In Muttam village in Kanniyakumari district at India’s southernmost tip, Mary, a mother of four, has one of 24 temporary shelters built by a local NGO. As the summer grows hotter and more humid, the shelter has become too hot to be comfortable. Mary spends most of her time outside. “We all – men, women and children – sleep at night out in the open,” said Mary. “I have left my youngest child, a two-year-old, at a neighbour’s house, as it is too hot to spend the afternoon in this shelter.”

Mary is not happy spending the day out in the open especially when men – with no work to go to – hang around. She tries not to complain but the lack of privacy is a major concern. She is embarrassed by having to take her child to the neighbour on a daily basis. Worst of all, they have to sleep outside in public space when the nights get too warm and humid. The tar-coated shelters retain heat and are poorly ventilated. The black plastic wrapped over the roof to prevent the light roof sheets from flying off make the shelters even hotter. Because of the heat women are obliged to cook either in the open air or in shared kitchens. Questions of minimum standards of comfort and privacy – which impact particularly on women – have been ignored in the rush to build temporary shelters. Several NGOs promised to provide fans for the shelters but in closed structures like these, fans will only serve to circulate the hot air.

NGOs are starting to realise that they were wrong to follow the example of some of the government contractors when choosing building materials. “We did what they said,” said a programme officer from the NGO ActionAid India. “We need to correct it.”

“We had to go as far as Ernakulam in Kerala [six hours by road] to get these light roof sheets,” said Cleatus Ubald, director of the local NGO Social Education and Development (SED). “We could have made thatched huts with local material, like coconut or palm leaves, and generated some local employment.” NGO representatives said that district officials prevented them from building traditional thatched structures, as memories of a major fire a couple of years ago that killed many children in a thatched school shed were still fresh in people’s minds.

Indiadisasters.org[1] has reported on the “oven-like” temporary shelters. Inter Press Service (IPS)[2] has also documented the problem of “sauna-like” temporary shelters. While technological solutions – such as a heat-resistant shields, better ventilation or air ducts – are becoming available, the issue of women’s space in shelters has yet to be addressed effectively. Only the more experienced agencies are providing separate spaces for cooking, washing and bathing. Oxfam provides cooler, thatched huts in Cuddalore, with space allocated for such activities. Some Cordaid-supported shelters include a room specifically for adolescent girls. To be acceptable and appropriate, shelters must be constructed with at least a minimum degree of planning and consideration of comfort and privacy requirements.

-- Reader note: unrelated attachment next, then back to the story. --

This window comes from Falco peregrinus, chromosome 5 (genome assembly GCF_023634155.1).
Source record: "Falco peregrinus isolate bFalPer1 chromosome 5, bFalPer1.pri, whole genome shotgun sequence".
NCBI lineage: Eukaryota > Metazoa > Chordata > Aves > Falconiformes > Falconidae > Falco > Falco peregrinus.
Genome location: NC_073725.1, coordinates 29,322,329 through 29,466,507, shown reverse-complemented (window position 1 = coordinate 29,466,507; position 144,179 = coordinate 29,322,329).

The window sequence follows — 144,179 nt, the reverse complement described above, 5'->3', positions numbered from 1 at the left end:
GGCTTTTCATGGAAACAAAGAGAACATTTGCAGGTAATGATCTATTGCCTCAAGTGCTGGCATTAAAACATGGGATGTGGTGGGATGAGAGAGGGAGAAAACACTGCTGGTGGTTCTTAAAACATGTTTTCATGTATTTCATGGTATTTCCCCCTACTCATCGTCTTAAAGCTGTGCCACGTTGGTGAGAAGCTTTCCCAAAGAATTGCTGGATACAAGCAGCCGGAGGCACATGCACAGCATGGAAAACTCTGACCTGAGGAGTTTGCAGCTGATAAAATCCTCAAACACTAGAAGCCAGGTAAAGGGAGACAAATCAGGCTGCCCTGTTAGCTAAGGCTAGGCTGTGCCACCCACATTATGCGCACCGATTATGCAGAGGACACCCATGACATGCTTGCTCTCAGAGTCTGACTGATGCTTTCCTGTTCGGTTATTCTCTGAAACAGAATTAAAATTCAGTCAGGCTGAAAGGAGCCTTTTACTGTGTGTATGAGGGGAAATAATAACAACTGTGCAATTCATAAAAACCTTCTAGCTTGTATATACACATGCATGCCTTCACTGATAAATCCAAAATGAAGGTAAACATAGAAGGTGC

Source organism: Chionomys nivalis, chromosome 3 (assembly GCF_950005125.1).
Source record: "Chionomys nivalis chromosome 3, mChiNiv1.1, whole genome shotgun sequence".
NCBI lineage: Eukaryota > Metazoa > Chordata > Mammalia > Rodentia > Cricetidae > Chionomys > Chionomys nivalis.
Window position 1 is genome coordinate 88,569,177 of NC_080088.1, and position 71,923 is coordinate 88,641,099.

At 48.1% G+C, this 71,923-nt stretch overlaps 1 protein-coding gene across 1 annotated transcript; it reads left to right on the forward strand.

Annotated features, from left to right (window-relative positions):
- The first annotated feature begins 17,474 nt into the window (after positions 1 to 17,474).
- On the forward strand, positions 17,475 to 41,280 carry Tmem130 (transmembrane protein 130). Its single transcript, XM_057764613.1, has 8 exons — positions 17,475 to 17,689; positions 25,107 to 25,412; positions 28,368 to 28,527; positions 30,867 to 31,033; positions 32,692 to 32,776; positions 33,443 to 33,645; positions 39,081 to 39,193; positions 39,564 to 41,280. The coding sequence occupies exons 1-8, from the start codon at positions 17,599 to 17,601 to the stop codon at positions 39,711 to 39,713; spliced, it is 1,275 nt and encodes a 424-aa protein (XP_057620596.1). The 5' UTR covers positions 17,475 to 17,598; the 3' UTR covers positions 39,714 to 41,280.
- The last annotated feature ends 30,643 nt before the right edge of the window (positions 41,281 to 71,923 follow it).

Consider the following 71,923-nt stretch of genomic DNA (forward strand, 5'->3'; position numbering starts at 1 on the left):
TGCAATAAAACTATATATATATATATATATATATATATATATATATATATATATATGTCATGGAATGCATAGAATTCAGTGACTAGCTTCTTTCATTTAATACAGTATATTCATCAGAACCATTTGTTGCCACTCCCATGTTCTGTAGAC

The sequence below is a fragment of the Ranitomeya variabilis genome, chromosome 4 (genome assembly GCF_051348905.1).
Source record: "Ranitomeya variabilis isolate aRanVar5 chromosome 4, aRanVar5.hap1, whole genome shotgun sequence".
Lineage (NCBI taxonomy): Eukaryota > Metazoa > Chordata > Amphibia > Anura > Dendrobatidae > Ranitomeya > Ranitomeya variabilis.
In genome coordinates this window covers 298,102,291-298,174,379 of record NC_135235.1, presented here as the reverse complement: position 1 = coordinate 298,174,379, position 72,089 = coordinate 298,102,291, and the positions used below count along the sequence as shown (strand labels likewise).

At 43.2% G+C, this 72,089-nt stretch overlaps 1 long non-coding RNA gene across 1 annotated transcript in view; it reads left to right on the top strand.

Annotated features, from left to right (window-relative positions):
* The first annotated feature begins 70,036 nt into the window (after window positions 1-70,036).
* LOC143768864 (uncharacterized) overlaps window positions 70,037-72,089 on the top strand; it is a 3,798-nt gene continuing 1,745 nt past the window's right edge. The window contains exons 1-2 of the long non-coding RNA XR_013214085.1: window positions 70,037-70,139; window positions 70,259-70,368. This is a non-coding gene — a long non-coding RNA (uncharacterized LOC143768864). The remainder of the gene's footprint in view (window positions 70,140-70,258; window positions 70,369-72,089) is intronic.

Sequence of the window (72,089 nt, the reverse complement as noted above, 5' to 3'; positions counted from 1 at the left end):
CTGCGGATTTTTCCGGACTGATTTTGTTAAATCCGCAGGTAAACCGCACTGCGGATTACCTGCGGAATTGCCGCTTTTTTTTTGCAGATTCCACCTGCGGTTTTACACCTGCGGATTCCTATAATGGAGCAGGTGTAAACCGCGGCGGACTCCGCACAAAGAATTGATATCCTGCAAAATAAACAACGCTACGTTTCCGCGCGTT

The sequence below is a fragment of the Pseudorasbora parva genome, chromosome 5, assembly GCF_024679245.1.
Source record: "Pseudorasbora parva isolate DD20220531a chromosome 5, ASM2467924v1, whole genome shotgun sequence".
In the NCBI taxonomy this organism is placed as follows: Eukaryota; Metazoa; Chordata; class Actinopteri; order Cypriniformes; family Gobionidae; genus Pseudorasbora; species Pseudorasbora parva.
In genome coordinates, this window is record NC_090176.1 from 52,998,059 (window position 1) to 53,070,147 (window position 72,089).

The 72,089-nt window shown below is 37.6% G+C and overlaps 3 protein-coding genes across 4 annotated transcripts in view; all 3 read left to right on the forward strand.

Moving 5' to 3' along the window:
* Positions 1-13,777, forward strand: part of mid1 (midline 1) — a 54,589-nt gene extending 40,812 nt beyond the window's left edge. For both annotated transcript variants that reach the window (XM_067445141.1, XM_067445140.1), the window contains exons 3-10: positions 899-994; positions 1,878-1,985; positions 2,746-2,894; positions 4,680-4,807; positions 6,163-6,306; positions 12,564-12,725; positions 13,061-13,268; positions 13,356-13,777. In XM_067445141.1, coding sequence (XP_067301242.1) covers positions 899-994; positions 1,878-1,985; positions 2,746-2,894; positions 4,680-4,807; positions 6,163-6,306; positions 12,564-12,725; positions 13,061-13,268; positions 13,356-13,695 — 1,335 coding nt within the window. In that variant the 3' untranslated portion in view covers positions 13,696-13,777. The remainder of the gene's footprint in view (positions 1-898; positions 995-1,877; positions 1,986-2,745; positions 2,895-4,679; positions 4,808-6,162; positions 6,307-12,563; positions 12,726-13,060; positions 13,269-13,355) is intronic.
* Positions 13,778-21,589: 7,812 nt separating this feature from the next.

Conclusion

Social, cultural and biological factors make women and children, especially girls, more vulnerable to adverse health effects and violence in the aftermath of a disaster. Lack of adequate shelter makes them all the more vulnerable. Women in traditional South Asian communities may be unable to access assistance safely and to make their needs known. Denying education to children will make the next generation still more vulnerable. To address all these concerns, any approach to disaster response should be gendered and sensitive to the particular needs of women and children. Those involved in provision of assistance need to have a clear understanding the local environment and appreciate the particular needs of all sectors of the community. 

 

Max Martin (a former student at the Refugee Studies Centre) edits www.indiadisasters.org. He is based in Bangalore. Email: maxmartin@rediffmail.com

 

[1] www.indiadisasters.org

[2] www.ips.org/